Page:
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Going to the Polls

November 3rd is rapidly approaching. We officially have Republican and Democrat nominees for President and Vice President, but do you know who else is on your ballot? In addition to voting for president, there are usually a variety of other elections for other offices you can vote for in your local area on election day. If you’re not sure who’s running for which office, it’s time you learn who they are, what they believe, and if you support them before going to the polls. 

Voting is IMPORTANT 

As a citizen of the United States of America, voting is one of the most important things you can do. In many ways, the right to vote has been a longstanding uphill battle in our country. The founding fathers outlined a pretty good system, but it has taken decades of work to ensure that we all, yes that’s right EVERYONE, may exercise their right to vote. The best way to appreciate it is to participate in the voting process at all levels of government. We should not take this privilege for granted. If you’re a person who is dissatisfied with certain aspects of your community, you especially want to participate in local elections. While presidential elections often seem like the most important ones, and y’all, Decision 2020 is a whopper for sure! It’s really the local elections that can have the biggest impact on your day to day life. The pothole on your street that popped your tire? Funding for greenways in your city? What time you can order a mimosa on Sunday at brunch? These are all decisions made by your local elected officials. We might not all have our candidate of choice win, and we do not have to agree with everything our elected officials do, but we do need to hold them accountable. 

Holding your elected officials accountable 

How do we do this?

  1. Vote! Each election is a reminder to our elected officials that their job is on the line. If we are not satisfied with how they have represented us, we will vote for their opponent on the ballot.

  2. Between elections, contact your representatives. They do not know if we like what they’re doing, are dissatisfied, or see areas for growth unless we tell them. Sitting back and complaining does nothing to solve problems, but speaking up can. Contact your representatives and let them know what you think of the job they’ve done. It’s tempting to only reach out with negative feedback, but it’s okay to let your elected officials know when they get it right too.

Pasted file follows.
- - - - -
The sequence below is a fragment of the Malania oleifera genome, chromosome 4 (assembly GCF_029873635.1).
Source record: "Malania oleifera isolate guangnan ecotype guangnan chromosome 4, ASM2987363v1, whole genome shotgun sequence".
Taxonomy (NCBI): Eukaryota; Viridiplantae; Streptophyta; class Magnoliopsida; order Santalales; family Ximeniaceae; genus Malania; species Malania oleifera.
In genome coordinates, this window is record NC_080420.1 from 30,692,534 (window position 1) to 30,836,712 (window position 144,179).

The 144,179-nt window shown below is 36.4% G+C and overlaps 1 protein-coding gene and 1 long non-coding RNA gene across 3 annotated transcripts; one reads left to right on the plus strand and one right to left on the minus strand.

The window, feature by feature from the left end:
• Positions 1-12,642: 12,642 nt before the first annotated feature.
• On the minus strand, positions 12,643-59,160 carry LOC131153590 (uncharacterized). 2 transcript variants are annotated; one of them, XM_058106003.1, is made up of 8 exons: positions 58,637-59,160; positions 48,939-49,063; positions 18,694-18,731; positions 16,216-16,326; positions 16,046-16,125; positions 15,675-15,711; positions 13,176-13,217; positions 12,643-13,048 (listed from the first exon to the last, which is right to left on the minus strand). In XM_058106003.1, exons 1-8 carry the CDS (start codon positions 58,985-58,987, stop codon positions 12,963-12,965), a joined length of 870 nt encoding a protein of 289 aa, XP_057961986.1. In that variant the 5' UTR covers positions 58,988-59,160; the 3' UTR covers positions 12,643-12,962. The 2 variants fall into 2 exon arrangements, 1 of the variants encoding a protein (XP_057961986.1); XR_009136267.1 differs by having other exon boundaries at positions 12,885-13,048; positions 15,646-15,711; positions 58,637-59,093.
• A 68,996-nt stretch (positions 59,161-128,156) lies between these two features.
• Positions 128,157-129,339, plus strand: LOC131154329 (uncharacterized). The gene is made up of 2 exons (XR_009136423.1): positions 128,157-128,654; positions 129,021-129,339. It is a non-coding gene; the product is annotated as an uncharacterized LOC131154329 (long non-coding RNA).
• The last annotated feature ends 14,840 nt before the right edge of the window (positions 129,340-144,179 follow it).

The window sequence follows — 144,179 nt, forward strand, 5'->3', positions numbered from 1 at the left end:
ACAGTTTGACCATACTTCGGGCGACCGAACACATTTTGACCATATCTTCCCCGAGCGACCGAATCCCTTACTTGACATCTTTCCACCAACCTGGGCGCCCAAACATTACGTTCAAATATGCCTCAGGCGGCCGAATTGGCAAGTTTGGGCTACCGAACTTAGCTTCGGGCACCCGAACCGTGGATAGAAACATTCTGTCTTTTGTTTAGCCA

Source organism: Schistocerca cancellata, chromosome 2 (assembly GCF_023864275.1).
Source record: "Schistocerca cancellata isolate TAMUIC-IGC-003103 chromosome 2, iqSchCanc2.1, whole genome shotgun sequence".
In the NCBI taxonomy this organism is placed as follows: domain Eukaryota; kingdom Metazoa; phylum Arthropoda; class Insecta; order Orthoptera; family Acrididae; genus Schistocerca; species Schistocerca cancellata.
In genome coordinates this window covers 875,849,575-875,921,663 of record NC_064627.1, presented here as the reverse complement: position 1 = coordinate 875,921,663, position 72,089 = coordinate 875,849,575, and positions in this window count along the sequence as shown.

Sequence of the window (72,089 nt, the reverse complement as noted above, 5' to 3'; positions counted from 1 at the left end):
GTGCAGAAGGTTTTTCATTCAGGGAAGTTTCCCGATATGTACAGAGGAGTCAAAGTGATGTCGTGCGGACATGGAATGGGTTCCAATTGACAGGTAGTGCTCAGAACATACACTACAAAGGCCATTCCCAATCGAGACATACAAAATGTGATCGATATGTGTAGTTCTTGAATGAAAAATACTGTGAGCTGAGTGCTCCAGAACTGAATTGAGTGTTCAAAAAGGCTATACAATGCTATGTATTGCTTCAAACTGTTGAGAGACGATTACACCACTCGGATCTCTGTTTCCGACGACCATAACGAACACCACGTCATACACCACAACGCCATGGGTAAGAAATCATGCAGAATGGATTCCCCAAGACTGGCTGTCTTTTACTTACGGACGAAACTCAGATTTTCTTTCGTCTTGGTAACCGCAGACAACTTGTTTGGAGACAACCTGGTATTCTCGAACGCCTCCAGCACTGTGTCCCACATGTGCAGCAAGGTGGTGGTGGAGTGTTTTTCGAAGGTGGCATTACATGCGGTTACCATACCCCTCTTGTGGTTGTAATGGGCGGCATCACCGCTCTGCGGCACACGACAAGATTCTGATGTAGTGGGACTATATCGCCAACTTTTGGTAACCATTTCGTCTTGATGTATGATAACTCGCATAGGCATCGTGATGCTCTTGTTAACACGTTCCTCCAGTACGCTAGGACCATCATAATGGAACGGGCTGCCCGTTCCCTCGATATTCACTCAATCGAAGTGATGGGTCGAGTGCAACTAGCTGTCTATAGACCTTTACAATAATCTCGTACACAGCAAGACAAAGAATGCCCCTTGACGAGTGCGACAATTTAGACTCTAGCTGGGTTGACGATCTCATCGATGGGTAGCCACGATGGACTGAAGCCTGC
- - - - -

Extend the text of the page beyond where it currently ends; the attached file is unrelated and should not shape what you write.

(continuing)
3. Get involved. There are volunteer positions aplenty in our community. Helping on a candidate’s campaign so they get elected or re-elected can make a difference. Serving on an education or citizen advisory board, even helping to organize elections in your area are ways to actively participate in your local political community. There’s something for everyone. 

The big takeaway is that we have to pay attention. Sometimes politics can be boring and esoteric. Trust me, I know. I’ve personally endured hours of school board,  board of supervisors, and federal committee meetings. There’s a lot of information covered and not all of it is relevant. It is an opportunity to hear about important things that can affect me and my family’s life. Budget allocation isn’t sexy, but where the money goes affects major outcomes. Will your local school division receive new social studies books for the first time in a decade? That might depend on the school board requesting it of the board of supervisors, and having that request granted. Glamorous? Nope. Vital to an informed population? Damn, right it is!

When we take the time to participate in politics at our local and state levels, we can cultivate community leadership that reflects the values that are most important to us as individuals. We positively influence our community by making known what we want and need to thrive. As we’ve seen recently, when we don’t pay attention we can get stuck with something that’s less than fabulous. And then it can be years before we have another chance to choose better.

Time is running out.

November 3rd is rapidly approaching, so you have two important steps to take. Get informed about your ballot. Really learn who’s running, not just their party affiliation. Not all Democrats are bad, nor are all Republicans good, and vice versa. Almost every critical issue that you care about is addressed in one way or another at the school board, board of supervisors, and state level of representation. Do you care about how the coronavirus is being handled?  Do you care about racial reconciliation?  Do you care about the economy? Of course, you do! The ballot that will determine the future of national politics also determines the immediate present for the individuals, children, and families in our homes, neighborhoods, and communities.

Also if you know or have met a local official in or around your district… thank them! These are some of the hardest working folks in our communities and rarely will they get the recognition and gratitude they deserve. Did you know that most of these folks serve in their role part-time while working other jobs and caring for their families? Having lots to do and not enough time to do it is a situation to which many of us can relate. 

So, go vote! Vote early, vote by mail, just make sure you do the damn thing…
VOTE, get involved and make a difference where you are.